Paul B. Krause on Thu, 8 Apr 1999 22:44:23 -0400 (EDT)

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Re: more trade fair

These are some idea's that I've been having re: trade fair

1) I kind of like the idea of "Linux: It's all about you" as
a general slogan for linux.
If it chatches on, this might be a good place to distribute
buttons or some such.

2) Regarding the idea at addressing SOHO and personal users,
this seems like an excellent
idea, particularly small offices.  I've seen the idea
proposed in a number of places
that someone (ISPs for example) could provide a kind of
personal-level support for their
linux-using customers.

Besides ISPs, another contender would be system vendors.
I'm thinking of a business
model where, for a resonable price, probably individually
negotiated, a consumer
could purchase a system, some level of consulting and active
support.  Maybe something
like monthly routine visits, periodic consultations about
software and hardware upgrades
and options, performance tunning, etc..

I'm betting that this business model could be very
attractive to people who are nervious
about computers but who are interested in Linux.  A selling
point would be that you, as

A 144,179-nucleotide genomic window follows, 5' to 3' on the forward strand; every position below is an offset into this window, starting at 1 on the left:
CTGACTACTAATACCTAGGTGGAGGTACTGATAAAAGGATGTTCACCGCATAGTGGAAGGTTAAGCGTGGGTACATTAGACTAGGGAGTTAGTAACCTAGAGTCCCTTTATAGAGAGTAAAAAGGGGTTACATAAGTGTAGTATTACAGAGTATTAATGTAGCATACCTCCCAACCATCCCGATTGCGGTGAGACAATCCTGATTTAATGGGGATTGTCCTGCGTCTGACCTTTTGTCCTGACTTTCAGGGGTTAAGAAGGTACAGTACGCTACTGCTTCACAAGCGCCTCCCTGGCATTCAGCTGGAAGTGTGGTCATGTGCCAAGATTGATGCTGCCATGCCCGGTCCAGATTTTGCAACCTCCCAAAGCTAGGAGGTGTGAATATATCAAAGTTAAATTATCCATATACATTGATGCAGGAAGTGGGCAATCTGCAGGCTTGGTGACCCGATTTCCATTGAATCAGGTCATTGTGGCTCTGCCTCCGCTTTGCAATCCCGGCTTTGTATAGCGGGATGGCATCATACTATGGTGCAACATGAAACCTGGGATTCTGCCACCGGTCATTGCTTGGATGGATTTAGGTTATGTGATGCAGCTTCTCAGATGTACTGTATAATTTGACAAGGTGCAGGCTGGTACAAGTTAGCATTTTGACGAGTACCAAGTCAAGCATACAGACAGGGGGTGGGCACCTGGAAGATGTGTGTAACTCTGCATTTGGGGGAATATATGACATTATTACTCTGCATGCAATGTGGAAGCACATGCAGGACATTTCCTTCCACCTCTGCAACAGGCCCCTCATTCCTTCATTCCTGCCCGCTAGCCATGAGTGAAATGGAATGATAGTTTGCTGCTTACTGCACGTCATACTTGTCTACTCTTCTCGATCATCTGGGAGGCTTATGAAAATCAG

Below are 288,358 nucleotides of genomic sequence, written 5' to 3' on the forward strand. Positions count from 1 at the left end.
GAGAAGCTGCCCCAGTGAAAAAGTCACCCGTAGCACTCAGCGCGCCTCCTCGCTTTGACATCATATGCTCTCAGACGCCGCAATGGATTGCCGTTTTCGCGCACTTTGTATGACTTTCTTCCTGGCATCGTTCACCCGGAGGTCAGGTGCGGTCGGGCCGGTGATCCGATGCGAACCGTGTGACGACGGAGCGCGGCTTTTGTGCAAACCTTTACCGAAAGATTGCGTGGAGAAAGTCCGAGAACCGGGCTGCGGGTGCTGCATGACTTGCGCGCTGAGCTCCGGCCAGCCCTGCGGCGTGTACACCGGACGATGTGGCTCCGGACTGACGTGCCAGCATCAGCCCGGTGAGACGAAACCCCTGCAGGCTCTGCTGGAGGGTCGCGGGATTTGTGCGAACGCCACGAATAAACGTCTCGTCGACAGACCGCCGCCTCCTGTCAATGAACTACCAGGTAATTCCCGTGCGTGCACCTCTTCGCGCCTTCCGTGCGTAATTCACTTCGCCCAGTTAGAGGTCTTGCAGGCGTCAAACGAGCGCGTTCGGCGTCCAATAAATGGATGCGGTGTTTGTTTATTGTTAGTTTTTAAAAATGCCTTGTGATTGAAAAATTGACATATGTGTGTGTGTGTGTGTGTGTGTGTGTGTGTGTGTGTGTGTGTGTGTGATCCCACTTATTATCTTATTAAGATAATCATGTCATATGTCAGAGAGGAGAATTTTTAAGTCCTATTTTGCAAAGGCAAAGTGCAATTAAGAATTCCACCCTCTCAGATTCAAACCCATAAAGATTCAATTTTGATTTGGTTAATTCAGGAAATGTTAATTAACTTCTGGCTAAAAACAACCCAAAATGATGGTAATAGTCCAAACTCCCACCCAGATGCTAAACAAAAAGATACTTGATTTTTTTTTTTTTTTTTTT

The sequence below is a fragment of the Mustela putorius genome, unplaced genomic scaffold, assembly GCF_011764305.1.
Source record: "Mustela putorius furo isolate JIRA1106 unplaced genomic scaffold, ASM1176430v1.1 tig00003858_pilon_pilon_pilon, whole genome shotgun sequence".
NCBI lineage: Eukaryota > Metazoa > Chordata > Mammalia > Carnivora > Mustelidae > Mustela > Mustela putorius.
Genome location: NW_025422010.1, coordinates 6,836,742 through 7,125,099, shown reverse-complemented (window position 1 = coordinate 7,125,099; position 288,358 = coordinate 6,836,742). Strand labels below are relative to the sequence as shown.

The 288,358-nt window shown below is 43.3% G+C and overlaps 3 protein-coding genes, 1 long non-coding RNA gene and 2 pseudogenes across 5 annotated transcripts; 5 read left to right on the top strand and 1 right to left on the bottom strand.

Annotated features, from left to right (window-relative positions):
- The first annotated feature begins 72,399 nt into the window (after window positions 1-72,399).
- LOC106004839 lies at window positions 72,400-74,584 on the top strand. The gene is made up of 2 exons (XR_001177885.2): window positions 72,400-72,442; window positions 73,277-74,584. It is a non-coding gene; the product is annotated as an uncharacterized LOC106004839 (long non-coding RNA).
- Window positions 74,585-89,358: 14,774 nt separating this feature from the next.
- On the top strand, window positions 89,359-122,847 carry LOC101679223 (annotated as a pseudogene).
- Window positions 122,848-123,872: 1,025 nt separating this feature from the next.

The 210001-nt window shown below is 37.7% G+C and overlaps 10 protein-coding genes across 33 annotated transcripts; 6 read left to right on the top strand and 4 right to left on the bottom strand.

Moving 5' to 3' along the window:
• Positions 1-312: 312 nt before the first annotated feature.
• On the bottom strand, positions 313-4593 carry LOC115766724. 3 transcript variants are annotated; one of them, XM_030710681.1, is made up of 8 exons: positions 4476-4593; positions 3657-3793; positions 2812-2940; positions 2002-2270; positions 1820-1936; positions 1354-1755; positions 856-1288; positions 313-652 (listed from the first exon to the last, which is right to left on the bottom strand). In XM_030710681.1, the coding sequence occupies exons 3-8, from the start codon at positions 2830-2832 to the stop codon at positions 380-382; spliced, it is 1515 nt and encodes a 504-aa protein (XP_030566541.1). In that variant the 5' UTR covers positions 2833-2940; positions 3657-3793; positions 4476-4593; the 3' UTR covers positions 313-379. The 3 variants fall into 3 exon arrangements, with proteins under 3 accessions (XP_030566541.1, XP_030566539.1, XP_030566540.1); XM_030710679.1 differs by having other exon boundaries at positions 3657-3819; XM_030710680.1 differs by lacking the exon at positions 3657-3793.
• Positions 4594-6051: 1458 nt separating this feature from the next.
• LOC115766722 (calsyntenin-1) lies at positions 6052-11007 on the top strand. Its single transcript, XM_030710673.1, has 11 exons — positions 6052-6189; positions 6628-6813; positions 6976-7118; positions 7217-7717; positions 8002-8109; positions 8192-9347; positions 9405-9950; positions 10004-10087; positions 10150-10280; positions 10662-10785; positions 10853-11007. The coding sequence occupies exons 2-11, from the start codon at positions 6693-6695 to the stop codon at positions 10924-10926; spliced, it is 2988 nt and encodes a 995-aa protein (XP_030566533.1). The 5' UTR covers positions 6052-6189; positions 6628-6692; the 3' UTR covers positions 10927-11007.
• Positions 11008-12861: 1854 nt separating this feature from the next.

a consumer, would not have to resort to calling Microsoft
(or some impersonal vendor),
but had your own expert's at you disposal to do all that
thinking for you and could come
out if necessary, or dial in, if you were having problems.
Because, after all, Linux
is not simple, and I see no signs of it becomming any
simpler any time soon.  Thank god :)

3) In terms of the trade fair itself, It would be nice to
show people alot of monitors with
different window managers/desk-top setups.  It would be even
better to show people how the
same application can run with different window managers.  I
know there are some E-hackers
that come to the meetings, and I've kicked-out a few pretty
looking environts.

It seems that this is would be a dramatic way to get accross
several important point's
about linux:

a) It does have a GUI.  While different from Windows/Mac
GUIs, it is in many ways much more

b) You can make choices relatively consequece-free in
Linux.  That is, if you choose to use
Window Maker instead of E you don't lose the ability to run

c) Demonstrate that the GUI is relatively lightweight
(compared to windoze/Mac), and a
problem with the window manager or Xserver wont (usually)
take down the whole system.

d) possibly have a machine set up with two monitors, and
some networked type X11 remote
apps going, so that people could some some of that X11
magic.  Oh, and pretty!

e) Most importantly, it would demonstrate that with Linux,
you can have it YOUR WAY.  Because
with Linux, it's all about YOU!

There, doesn't that have a nice ring to it ;)

Paul B. Krause

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